As a pilot study, we will engage the top 10 community hospitals responsible for ED-to-ED referrals for each site (Oakland and San Francisco).  Partner hospitals will be briefed on the capability of the PEM telemedicine service and be asked to complete a needs assessment survey.  UCSF PEM faculty, nursing, and staff will also complete a feasibility assessment survey.  These data will identify opportunities and barriers to implementation.

During the implementation phase, PEM physicians will staff a daily telemedicine shift and provide at least five days of coverage per week.  They will be compensated based on a set base rate with additional payment for calls that exceed a minimum number.  During these shifts, the PEM telemedicine physician will be the point of contact for all incoming calls from the Access Center.  During intake, if it is deemed that a video consultation would be beneficial, callers will be prompted to join a predesignated video conference channel (Zoom).  When calls are not being answered, the PEM telemedicine physician will staff a video conference channel that is linked to triage rooms at both pediatric EDs.  In this role, they will assist nursing with initial management decisions, including diagnostic testing, thereby reduce delays for patients needing such testing.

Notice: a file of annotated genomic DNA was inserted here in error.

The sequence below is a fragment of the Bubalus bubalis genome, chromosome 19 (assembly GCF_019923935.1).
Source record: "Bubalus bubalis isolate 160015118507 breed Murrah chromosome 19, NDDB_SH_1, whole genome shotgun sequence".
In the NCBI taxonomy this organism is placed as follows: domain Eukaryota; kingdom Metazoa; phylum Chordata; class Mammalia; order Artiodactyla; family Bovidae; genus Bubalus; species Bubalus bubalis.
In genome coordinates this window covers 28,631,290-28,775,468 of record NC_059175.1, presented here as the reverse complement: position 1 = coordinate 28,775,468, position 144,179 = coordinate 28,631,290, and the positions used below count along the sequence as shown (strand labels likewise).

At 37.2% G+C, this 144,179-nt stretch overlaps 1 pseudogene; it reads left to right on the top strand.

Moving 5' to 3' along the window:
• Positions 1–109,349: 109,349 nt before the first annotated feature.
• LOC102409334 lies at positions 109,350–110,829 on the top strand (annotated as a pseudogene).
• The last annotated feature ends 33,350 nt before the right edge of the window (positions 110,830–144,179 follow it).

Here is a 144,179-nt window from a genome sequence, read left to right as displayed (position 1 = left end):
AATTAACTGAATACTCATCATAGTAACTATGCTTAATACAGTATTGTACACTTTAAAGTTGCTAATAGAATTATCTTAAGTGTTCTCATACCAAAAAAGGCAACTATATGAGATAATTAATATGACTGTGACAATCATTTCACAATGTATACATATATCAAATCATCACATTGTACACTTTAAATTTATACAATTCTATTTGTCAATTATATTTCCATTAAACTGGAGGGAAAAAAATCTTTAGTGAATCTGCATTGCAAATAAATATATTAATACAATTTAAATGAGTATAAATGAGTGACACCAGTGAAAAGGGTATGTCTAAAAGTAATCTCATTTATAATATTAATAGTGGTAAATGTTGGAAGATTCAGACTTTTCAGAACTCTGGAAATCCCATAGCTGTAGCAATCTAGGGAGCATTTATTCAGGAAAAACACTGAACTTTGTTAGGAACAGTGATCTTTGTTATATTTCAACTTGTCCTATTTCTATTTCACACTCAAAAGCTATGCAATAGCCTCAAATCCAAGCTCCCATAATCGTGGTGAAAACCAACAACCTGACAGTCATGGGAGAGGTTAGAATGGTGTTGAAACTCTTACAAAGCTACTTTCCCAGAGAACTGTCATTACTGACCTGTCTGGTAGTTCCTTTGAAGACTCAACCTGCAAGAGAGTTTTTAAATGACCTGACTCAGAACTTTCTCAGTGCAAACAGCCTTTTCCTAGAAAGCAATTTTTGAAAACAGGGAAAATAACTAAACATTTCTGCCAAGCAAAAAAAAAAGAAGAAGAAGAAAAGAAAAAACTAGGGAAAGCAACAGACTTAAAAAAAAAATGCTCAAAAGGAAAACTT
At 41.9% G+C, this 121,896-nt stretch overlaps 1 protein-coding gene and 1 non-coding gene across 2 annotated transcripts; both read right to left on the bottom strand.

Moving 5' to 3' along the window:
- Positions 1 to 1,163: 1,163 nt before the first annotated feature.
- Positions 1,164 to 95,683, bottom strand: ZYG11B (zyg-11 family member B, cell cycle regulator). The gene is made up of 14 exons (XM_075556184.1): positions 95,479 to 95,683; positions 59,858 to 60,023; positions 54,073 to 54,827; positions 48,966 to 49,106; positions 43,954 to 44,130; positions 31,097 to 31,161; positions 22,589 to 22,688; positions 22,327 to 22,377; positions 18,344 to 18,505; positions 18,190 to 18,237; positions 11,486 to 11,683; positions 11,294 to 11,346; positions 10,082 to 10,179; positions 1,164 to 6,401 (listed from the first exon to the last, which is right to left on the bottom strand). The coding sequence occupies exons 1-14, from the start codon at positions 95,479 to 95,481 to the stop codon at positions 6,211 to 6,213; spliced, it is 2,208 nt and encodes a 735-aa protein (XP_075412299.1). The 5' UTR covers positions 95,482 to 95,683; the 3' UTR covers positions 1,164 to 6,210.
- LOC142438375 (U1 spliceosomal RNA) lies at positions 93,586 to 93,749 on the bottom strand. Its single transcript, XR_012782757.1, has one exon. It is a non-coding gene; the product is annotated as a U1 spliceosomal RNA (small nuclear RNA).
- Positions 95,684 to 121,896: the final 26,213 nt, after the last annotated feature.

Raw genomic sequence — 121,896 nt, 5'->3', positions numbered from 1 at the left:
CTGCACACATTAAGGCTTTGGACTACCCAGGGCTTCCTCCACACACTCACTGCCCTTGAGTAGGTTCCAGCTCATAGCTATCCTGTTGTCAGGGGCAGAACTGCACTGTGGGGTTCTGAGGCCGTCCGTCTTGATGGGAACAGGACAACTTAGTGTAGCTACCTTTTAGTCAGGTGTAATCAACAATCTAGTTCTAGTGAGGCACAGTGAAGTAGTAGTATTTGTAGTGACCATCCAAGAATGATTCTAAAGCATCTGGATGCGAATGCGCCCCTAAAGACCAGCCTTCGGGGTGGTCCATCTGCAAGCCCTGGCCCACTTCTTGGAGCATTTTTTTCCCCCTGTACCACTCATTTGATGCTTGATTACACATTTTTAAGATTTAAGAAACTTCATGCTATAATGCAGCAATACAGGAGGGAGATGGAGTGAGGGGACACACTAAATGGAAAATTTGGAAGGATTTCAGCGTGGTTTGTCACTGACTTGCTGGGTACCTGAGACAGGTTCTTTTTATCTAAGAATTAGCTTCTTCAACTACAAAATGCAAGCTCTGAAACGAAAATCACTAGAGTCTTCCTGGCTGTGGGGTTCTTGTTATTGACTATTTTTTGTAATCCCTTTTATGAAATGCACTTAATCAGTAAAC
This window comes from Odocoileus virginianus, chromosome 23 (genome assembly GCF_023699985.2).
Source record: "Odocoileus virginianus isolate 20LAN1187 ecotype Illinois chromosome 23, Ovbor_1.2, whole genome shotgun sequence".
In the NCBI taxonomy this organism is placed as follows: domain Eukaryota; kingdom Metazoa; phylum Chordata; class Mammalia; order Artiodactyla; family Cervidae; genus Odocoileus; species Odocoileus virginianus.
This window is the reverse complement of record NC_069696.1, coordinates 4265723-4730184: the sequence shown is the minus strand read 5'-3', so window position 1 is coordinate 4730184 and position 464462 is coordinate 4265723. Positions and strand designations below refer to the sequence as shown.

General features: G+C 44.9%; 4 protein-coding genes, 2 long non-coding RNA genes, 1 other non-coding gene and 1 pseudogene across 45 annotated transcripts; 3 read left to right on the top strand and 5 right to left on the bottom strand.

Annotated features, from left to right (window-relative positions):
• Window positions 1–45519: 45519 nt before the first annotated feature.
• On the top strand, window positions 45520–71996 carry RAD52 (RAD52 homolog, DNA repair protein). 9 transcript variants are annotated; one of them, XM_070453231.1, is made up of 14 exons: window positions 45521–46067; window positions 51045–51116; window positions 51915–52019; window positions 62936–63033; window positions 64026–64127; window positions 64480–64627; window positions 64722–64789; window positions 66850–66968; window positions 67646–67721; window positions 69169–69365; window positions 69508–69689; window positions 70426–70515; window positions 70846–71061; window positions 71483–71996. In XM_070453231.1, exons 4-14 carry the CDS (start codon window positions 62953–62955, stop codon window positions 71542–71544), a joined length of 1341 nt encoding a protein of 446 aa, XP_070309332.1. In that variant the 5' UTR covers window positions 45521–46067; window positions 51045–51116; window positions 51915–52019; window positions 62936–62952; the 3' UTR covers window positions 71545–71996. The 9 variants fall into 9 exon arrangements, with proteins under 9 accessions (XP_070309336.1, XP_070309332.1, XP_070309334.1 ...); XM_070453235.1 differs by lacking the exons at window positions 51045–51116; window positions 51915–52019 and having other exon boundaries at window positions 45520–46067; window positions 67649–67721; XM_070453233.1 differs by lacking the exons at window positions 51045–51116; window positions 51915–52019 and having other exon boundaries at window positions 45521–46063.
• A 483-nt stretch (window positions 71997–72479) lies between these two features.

During this pilot phase, we aim to understand the feasibility of implementation of this service line, with a particular interest in staffing needs, community partner barriers to engagement, and impact to care provided to patients.  We will also use this information to develop a financial model that covers the operational costs of a permanent program.  Major barriers to implementation may be consistent staffing of telemedicine shifts, utilization of the service by community EDs, integration in the Access Center workflows, and duplication of efforts between nursing and physicians in triage.  Careful prework in the form of planned feasibility and implementation surveys can help reduce these barriers.

We do not anticipate adverse outcomes from this intervention.  A telemedicine service line is an added functionality to the care and support we already provide.  Community EDs who are not able to provide comprehensive care with telemedicine support will still be able to transfer patients to our pediatric EDs.  Telemedicine consultations usually lengthen time of interaction by five to ten minutes compared to phone consultation only and should not pose significant delay for patients needing transfer.  Patients already in the pediatric ED who are assessed in triage by telemedicine may experience higher rates of diagnostic testing by a physician who is not physically present to perform an evaluation, however any test ordered can be cancelled by the ED care team.